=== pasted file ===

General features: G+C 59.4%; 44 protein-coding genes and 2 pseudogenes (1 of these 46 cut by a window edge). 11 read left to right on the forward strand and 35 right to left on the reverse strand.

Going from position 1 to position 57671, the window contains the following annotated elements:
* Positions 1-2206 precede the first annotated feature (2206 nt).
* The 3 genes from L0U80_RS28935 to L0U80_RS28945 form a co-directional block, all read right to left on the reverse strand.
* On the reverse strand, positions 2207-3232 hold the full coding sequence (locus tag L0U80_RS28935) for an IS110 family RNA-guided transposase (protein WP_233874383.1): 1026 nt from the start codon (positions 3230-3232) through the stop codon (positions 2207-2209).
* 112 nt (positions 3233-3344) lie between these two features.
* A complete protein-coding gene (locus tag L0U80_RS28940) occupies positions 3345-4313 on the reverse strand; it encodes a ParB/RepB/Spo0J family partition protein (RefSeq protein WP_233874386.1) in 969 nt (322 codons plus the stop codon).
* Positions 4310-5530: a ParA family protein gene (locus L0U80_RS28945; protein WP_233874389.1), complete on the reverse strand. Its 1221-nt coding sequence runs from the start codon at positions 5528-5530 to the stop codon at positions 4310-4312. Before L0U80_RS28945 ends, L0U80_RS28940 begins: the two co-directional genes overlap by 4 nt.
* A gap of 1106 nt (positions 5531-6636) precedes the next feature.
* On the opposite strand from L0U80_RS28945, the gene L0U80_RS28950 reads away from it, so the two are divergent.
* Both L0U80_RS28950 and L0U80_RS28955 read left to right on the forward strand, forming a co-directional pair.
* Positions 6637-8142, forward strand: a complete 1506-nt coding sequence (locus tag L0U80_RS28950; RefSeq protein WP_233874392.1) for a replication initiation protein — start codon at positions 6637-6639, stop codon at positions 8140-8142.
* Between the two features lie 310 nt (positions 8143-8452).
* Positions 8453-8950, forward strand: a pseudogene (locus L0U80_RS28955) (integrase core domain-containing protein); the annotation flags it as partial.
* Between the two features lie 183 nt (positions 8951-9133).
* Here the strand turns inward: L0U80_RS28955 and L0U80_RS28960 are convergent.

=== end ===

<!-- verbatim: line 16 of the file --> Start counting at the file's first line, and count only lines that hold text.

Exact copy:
* Here the strand turns inward: L0U80_RS28955 and L0U80_RS28960 are convergent.